This leads to the broader issue that is regularly omitted in CNN articles: the context within which the IDF is operating. As explained, both legally and morally, the party using human shields is responsible for the injury of those civilians. Yet CNN’s investigations gloss over this. At most, the reporters include a bland statement from the IDF and leave it at that, as if they don’t have a journalistic responsibility to look into the full story themselves.

As explained in 2021 by two experts on the law of armed conflict, LTC (ret.) Geoffrey S. Corn and Lt. Col. (ret.) Rachel E. VanLandingham:

Israeli attacks may cause damage and destruction, but the responsibility for the tragic impact on Gaza civilians belongs exclusively to Hamas. This is because the terror organization pervasively and illegally exploits the presence of civilians to shield its targets and complicate IDF attack decisions. And Hamas knows that no matter the attack decision the IDF makes, it wins: If the IDF exercises restraint, Hamas wins a tactical benefit, but if the IDF launches the attack, Hamas wins a strategic information benefit by exploiting the attack’s collateral civilian impact.

By failing to do their journalistic responsibility, the authors are, willingly or unwillingly, serving as accomplices to Hamas’s cynical media strategy.

  • The Kamal Adwan Hospital Investigation

The next example comes from CNN’s 12/23 article, “Doctors accuse Israeli troops of desecrating bodies and shooting civilians at hospital Israel says was Hamas ‘command center,’” authored by Abeer Salman and Kareem Khadder. The authors accuse Israel of a number of horrific sins, from bulldozing corpses to cruelly laughing while shooting innocent doctors.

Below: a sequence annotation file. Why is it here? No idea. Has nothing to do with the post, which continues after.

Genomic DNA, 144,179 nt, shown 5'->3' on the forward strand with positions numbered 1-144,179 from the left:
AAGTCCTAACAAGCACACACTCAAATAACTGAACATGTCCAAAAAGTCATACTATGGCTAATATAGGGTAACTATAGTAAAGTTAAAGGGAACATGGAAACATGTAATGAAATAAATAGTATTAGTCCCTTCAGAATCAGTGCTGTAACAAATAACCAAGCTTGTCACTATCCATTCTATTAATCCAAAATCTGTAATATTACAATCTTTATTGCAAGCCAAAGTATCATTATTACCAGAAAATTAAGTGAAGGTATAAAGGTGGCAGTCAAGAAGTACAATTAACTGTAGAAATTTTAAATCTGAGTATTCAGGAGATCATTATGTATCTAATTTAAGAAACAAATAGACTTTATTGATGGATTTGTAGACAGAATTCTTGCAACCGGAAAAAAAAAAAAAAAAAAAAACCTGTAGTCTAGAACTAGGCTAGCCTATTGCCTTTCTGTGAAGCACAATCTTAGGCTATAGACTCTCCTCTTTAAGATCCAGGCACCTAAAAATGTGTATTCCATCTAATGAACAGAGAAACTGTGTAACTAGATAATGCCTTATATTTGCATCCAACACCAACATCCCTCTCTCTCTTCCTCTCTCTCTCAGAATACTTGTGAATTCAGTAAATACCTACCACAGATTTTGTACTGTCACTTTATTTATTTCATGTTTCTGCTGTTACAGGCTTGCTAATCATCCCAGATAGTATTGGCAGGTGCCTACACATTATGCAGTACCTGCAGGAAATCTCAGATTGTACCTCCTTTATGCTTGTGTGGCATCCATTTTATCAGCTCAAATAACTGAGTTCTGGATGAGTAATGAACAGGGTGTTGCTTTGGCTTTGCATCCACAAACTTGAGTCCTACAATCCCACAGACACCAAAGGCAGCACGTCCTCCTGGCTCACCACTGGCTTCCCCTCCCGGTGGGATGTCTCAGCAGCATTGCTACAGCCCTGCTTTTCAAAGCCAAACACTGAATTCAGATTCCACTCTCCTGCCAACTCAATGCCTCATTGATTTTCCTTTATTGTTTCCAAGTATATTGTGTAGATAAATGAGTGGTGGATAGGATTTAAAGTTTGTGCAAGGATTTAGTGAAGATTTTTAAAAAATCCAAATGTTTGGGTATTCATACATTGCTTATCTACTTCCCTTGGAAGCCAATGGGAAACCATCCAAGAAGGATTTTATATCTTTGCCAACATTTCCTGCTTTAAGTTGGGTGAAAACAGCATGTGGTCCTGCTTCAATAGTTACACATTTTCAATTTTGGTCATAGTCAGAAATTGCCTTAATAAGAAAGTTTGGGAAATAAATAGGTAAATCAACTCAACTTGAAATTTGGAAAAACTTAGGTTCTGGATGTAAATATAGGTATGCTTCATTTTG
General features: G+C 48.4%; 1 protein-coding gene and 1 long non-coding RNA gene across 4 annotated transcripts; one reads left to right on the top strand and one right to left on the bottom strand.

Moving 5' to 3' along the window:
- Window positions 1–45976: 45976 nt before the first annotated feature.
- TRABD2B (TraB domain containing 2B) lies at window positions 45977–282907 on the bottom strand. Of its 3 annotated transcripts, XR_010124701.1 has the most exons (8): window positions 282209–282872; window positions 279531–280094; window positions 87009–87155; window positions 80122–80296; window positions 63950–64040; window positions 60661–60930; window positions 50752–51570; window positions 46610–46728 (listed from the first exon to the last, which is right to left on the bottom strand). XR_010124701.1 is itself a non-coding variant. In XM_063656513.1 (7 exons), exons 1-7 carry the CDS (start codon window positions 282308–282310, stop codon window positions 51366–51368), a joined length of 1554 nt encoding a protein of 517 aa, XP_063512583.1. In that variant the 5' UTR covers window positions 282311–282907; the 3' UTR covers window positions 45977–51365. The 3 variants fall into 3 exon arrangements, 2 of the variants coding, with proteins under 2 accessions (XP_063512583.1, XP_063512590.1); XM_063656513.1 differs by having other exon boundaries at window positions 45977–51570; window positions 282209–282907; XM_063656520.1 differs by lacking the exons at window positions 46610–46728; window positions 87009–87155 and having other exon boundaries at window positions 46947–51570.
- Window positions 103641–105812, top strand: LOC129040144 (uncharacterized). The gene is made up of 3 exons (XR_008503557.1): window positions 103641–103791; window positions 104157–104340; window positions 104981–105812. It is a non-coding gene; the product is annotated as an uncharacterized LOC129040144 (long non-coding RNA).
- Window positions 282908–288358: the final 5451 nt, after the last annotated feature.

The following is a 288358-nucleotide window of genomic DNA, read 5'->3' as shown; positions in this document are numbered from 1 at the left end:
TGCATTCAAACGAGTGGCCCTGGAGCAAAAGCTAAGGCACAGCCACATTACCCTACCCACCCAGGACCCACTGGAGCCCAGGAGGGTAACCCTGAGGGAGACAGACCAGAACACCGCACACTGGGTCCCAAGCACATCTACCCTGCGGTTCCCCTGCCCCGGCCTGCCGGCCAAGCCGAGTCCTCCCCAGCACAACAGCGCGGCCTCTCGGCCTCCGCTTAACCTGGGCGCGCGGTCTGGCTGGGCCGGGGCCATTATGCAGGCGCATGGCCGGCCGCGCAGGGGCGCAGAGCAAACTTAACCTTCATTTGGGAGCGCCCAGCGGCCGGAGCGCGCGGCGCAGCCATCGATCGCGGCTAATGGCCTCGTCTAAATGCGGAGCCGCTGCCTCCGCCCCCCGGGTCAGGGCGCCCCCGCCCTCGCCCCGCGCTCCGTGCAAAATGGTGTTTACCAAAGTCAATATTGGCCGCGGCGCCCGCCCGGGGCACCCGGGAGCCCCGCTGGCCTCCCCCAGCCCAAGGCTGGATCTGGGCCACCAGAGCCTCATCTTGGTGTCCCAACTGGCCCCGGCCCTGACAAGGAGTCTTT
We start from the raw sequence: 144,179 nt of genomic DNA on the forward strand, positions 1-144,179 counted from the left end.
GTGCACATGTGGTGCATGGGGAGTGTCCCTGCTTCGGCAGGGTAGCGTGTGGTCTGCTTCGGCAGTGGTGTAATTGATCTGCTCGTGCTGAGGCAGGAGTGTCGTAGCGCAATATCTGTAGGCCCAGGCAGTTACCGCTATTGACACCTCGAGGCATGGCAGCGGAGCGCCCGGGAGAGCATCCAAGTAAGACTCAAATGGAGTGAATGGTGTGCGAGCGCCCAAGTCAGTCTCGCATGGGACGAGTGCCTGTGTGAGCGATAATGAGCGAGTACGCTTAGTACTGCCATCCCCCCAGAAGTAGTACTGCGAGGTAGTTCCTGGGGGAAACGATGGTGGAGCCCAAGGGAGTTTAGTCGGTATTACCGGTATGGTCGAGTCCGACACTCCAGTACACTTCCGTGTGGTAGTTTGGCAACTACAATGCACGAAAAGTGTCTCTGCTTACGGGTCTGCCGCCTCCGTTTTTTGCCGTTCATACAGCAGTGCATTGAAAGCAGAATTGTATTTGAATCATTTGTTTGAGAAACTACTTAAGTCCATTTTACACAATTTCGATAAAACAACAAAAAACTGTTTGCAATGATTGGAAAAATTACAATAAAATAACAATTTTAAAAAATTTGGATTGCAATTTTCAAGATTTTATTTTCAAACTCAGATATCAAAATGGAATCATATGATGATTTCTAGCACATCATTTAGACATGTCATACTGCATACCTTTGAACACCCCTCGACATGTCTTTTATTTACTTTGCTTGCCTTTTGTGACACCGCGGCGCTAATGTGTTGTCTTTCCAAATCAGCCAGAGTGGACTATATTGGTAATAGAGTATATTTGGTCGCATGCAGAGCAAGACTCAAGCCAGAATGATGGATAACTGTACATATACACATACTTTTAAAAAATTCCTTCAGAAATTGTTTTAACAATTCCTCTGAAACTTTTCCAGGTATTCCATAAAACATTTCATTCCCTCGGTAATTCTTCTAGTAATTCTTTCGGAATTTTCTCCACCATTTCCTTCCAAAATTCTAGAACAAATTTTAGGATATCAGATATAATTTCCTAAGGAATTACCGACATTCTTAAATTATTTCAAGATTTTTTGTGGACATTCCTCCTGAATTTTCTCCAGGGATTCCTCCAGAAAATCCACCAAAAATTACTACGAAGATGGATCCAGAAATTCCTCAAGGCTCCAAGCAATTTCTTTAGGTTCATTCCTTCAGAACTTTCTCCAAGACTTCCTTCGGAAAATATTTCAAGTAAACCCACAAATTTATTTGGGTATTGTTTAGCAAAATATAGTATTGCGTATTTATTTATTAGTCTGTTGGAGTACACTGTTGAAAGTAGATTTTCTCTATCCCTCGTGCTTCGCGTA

For purposes of this piece, we’ll focus mainly on the claim that Israeli forces “used bulldozers to dig up bodies that had recently been buried in makeshift graveyards in the hospital’s courtyard,” thus “desecrating” them.  

The article cites witness testimony, satellite imagery, and a video for the claim that the grounds were dug up. But none of the referenced evidence deals with a central question in all military operations: why might Israel have done this? By omitting any examination of this central question, the authors leave the readers with the impression that the IDF is just needlessly cruel.

Readers are thus left without the information that there is plenty of evidence that Hamas has exploited burial grounds for military purposes. Rocket launchers have been discovered in them, both above and below ground. In fact, the infamous explosion at al-Ahli Hospital was caused by an Islamic Jihad rocket fired from a cemetery.

Also omitted is that the IDF has been looking for the bodies of Israeli citizens taken hostage by Hamas and other Palestinian terrorists. Indeed, we know that at least two bodies of Israeli hostages were found next to al-Shifa Hospital, including Yehudit Weiss and Noa Marciano, the latter of whom was apparently executed there.

Hamas isn’t even above booby-trapping dead bodies to try and kill Israelis.

These are plausible, legitimate explanations for why the Israeli forces might have dug there. Why couldn’t the investigation have considered these details?